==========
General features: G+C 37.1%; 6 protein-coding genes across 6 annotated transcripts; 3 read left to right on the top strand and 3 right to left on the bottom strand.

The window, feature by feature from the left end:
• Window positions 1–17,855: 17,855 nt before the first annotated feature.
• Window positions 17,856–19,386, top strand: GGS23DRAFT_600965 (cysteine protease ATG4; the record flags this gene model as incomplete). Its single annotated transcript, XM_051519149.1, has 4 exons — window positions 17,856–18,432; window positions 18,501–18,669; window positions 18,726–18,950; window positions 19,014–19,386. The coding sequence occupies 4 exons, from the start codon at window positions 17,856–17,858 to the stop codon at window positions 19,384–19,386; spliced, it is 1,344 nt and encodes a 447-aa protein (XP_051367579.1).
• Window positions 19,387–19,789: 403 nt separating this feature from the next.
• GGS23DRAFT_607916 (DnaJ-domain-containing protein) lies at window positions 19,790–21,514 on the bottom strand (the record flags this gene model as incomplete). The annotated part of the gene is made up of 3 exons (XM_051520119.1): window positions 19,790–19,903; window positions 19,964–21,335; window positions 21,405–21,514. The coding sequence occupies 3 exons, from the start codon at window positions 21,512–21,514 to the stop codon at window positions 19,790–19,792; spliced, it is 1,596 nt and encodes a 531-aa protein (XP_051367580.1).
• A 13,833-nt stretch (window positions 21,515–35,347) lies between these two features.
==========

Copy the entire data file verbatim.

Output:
General features: G+C 37.1%; 6 protein-coding genes across 6 annotated transcripts; 3 read left to right on the top strand and 3 right to left on the bottom strand.

The window, feature by feature from the left end:
• Window positions 1–17,855: 17,855 nt before the first annotated feature.
• Window positions 17,856–19,386, top strand: GGS23DRAFT_600965 (cysteine protease ATG4; the record flags this gene model as incomplete). Its single annotated transcript, XM_051519149.1, has 4 exons — window positions 17,856–18,432; window positions 18,501–18,669; window positions 18,726–18,950; window positions 19,014–19,386. The coding sequence occupies 4 exons, from the start codon at window positions 17,856–17,858 to the stop codon at window positions 19,384–19,386; spliced, it is 1,344 nt and encodes a 447-aa protein (XP_051367579.1).
• Window positions 19,387–19,789: 403 nt separating this feature from the next.
• GGS23DRAFT_607916 (DnaJ-domain-containing protein) lies at window positions 19,790–21,514 on the bottom strand (the record flags this gene model as incomplete). The annotated part of the gene is made up of 3 exons (XM_051520119.1): window positions 19,790–19,903; window positions 19,964–21,335; window positions 21,405–21,514. The coding sequence occupies 3 exons, from the start codon at window positions 21,512–21,514 to the stop codon at window positions 19,790–19,792; spliced, it is 1,596 nt and encodes a 531-aa protein (XP_051367580.1).
• A 13,833-nt stretch (window positions 21,515–35,347) lies between these two features.